It seems like all we hear these days is bad news -- rising poverty, increasing violence, unprecedented weather disasters -- the list goes on. But there's another story out there, one we don't hear enough about. It's the story of a transformation that's quietly unfolding as the green economy takes root in neighborhoods and cities across America. Cities like Portland, Oregon.
Three years ago, Green For All teamed up with the city of Portland on a pilot program designed to weatherize homes and cut energy waste. We believed that the city's energy efficiency efforts could do more than just slash pollution and fight global warming. Done right, this work could lift people out of poverty and change lives.
Already, the Clean Energy Works Oregon program has made more than 900 homes energy efficient -- cutting five million pounds of carbon pollution and generating $12 million for the local economy. Most importantly, the program has put roughly 500 people to work, with a focus on hiring people who face barriers to finding jobs. People like Sary Dobhran.
Sary is just like a lot of us. She graduated from the University of Oregon in 2003. Armed with a degree in environmental studies, she hoped to find a good job and work to make the world a better place.
She never thought she would end up on welfare. But when she was four months pregnant, her son's father passed away, leaving her on her own to support a small child in the worst economy since the Great Depression.
Sary had worked hard all her life. She'd never had trouble finding a job. But now she found herself going from interview to interview with nothing to show for it. She and her son moved in with a friend, and she relied on public assistance to get by. "It really affected me," Sary says. "All people saw when they looked at me was a single mom with no job. I wanted them to know what I was capable of."
Fortunately, she didn't give up. She enrolled in an apprenticeship program with Oregon Tradeswomen, Inc., and picked up the skills she needed to work in the budding energy efficiency sector. When a contractor from the Clean Energy Works program approached Oregon Tradeswomen looking for female workers -- who were underrepresented in construction industries and therefore a hiring target for the program -- Sary finally got the chance she needed.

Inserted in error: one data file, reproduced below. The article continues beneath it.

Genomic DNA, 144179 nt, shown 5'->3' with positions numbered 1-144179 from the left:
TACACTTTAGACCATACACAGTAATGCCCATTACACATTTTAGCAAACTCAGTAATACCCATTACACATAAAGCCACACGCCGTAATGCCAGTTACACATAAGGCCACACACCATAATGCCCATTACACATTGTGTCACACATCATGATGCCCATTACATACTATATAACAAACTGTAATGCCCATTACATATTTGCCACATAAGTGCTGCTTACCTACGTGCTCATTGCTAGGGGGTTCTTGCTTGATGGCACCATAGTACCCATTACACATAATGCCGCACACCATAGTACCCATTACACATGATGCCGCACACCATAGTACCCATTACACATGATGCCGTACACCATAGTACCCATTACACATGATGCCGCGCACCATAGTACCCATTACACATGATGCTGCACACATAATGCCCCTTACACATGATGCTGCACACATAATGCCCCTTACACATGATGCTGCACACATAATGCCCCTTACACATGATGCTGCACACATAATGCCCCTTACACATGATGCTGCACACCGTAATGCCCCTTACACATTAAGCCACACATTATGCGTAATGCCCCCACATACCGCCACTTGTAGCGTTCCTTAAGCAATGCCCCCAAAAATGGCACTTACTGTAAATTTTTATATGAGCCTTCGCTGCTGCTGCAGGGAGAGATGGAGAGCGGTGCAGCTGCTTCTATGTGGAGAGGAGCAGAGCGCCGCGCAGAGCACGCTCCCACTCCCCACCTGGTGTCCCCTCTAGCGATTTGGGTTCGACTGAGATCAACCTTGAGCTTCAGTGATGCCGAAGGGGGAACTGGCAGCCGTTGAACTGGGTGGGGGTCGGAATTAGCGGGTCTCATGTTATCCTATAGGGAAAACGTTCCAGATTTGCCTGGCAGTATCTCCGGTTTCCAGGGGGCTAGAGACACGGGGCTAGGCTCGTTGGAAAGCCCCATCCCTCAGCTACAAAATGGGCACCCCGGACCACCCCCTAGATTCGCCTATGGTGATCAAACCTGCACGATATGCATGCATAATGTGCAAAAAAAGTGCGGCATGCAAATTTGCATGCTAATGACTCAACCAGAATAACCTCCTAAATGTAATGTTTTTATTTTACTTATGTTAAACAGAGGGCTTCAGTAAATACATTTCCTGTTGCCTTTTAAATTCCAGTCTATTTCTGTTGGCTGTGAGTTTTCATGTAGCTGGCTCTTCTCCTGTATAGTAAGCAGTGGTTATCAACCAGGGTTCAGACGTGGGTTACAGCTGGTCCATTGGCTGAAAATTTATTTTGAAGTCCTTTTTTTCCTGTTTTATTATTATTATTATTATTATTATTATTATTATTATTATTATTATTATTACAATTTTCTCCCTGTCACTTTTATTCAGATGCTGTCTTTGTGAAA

The job offer meant she'd finally be able to buy her son some clothes, move into an apartment of their own, and fix her car. More importantly, she had leapt into an industry with a growing number of jobs -- jobs that aren't at risk of being shipped abroad -- and the promise of a stable future. Today, Sary is a certified energy analyst and leads energy efficiency audits on homes. She takes pride in her job. She knows that by cutting electricity use, she's fighting global warming -- and helping other families save on their utility bills.
She's also aware that things could have turned out differently had it not been for federal funding for programs like the apprenticeship and Clean Energy Works Oregon.
"I wouldn't be here today without programs that were put in place in hopes that someone like me would take advantage of them," Sary says. "I'm college-educated. I'm a hard worker. My only barrier to employment was being a single mom in a bad economy. And there are a lot of other people out there just like me." Today, Sary is thriving.
It may not make the evening news, but I'm hearing more and more stories like this every day. Clean Energy Works Oregon is expanding, with a goal of transforming 6,000 homes in three years. Cities across the country are replicating the program. And we're thrilled to help launch a new effort, MPower, which will bring energy efficiency to affordable housing -- and put even more people like Sary to work.
City by city and block by block, we can create a better world for our kids. We can modernize the way we use energy. Cut pollution. Fight global warming. Put people to work. And get America back on its feet. In places like Portland, it's already happening.